Talking therapies for post traumatic stress disorder

14 July 2011

Road traffic accidents are a leading cause of post traumatic stress disorder (PTSD), an anxiety disorder that can result from exposure to a traumatic event.

Symptoms include:

  • accident flashbacks
  • panic attacks
  • anxiety in certain situations – for example when driving or travelling as a passenger
  • agoraphobia
  • nightmares
  • sleep disturbance
  • depression

PTSD can affect sufferers' confidence levels, mood and temper, and have an adverse affect on their ability to cope with the pain of physical injuries. Symptoms can be intrusive and debilitating, and without treatment can become chronic and overwhelming.

The National Institute for Clinical Excellence guidelines on PTSD state that all sufferers should be offered a course of trauma-focused psychological treatment involving cognitive behavioural therapy (CBT) or eye movement desensitisation and reprocessing (EMDR).

CBT is a talking therapy aimed at looking at how you think, and how your actions can change your thoughts and feelings in order to make you feel better. It helps make sense of problems and anxieties by breaking them down, making it easier to understand how they're connected, and how they affect the way you feel. Rather than focusing on the accident and having to go back over distressing events, CBT concentrates on problems being faced now and helps you overcome them.

Treatment is usually carried out in weekly sessions, more often individually but also in groups, and can last from six weeks to six months, depending on the nature and extent of the problem.

A number of psychologists who provide CBT therapy are also trained in EMDR, which is often an effective partner to CBT in helping reduce the intensity of disturbing thoughts following an accident.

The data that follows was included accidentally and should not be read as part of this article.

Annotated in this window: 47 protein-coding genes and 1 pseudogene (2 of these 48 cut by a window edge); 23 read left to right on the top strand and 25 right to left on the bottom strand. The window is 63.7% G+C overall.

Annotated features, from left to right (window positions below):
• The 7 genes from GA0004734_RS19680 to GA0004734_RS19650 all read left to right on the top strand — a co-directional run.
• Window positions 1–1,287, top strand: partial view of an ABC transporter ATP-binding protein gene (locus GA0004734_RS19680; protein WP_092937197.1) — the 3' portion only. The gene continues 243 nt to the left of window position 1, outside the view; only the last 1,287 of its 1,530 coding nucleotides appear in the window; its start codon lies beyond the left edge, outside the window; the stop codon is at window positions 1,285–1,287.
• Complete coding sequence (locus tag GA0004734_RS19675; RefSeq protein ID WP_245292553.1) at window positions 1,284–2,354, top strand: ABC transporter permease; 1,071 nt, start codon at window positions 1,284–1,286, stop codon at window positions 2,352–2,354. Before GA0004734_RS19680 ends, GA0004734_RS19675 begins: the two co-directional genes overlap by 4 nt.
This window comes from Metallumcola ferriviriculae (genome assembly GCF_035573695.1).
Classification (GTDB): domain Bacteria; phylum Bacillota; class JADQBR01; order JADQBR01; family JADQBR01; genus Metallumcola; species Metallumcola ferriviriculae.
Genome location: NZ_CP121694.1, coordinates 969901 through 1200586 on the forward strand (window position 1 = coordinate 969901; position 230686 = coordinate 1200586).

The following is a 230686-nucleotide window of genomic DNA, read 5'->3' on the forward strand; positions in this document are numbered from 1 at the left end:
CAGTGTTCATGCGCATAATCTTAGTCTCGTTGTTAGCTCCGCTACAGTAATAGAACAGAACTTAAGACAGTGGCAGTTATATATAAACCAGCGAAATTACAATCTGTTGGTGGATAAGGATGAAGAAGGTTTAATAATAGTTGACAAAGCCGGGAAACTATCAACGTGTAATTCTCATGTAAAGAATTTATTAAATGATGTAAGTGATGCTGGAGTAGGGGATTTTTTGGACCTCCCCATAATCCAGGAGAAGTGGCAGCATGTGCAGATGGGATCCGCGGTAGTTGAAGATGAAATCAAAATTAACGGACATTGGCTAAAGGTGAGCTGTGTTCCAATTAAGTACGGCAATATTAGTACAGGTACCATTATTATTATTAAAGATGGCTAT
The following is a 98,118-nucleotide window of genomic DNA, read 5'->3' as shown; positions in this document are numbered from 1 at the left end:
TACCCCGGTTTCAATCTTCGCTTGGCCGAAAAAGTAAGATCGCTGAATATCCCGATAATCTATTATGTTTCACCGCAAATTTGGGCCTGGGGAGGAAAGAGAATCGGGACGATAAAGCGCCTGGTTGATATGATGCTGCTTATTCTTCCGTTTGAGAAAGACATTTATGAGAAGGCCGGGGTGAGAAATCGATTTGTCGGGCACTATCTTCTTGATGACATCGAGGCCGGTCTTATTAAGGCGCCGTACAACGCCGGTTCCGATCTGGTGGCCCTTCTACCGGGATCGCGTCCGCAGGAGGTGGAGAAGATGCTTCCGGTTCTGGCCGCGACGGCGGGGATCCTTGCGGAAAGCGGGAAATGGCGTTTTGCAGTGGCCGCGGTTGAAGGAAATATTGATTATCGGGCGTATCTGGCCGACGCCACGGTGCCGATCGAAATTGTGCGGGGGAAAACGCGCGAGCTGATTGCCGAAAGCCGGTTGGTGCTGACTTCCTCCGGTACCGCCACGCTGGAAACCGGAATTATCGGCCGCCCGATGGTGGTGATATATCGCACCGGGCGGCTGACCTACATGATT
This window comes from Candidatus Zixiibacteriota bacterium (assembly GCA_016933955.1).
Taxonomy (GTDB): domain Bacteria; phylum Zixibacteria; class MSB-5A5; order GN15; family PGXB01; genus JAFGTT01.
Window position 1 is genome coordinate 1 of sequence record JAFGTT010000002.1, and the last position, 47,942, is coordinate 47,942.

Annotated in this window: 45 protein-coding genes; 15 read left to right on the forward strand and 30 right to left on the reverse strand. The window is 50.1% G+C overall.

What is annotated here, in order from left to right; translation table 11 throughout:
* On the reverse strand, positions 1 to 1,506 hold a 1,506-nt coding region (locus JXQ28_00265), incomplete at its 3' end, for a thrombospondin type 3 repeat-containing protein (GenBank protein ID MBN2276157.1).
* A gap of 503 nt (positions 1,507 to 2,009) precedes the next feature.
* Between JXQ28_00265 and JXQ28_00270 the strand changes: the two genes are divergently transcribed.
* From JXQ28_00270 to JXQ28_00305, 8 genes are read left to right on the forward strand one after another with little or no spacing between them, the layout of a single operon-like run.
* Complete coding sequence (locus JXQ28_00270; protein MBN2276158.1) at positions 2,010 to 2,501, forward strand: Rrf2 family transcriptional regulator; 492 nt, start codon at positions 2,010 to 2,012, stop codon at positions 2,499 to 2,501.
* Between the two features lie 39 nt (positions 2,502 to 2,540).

EMDR is thought to work by activating the right and left side of the brain while recalling a distressing event, allowing the memory to be reprocessed and the emotion attached to it released. This activation of both sides of the brain is usually achieved through eye movements.

How EMDR works is not fully understood, but it's believed that using rapid eye movements may relieve the anxiety of the original trauma, enabling it to be examined in a more detached way. This enables you to access more positive ways of looking at the event (reprocessing) and to release the stored negative emotions surrounding it (desensitisation).

EMDR can cause repressed issues to surface, so it's very important – as it is for CBT if the treatment is to be effective – that therapy is provided by a specialised psychotherapist.

From our experience of helping those who've experienced road traffic accidents, treatment is either not available at all under the NHS, or in health authority areas where it is provided, provision is limited and waiting lists are long.

CBT and EMDR are considered amongst the most effective therapies for PTSD and other psychological consequences of a personal injury. They are often funded privately by motor insurers under the Rehabilitation Code, which is designed to promote the use of rehabilitation and early intervention in the claims process so that the injured person makes the best and quickest possible medical, social and psychological recovery.

If you've suffered a personal injury, our team of specialist lawyers can help you access the treatment and support you need.



This information is for educational purposes only and does not constitute legal advice. It is recommended that specific professional advice is sought before acting on any of the information given. © Shoosmiths LLP 2024

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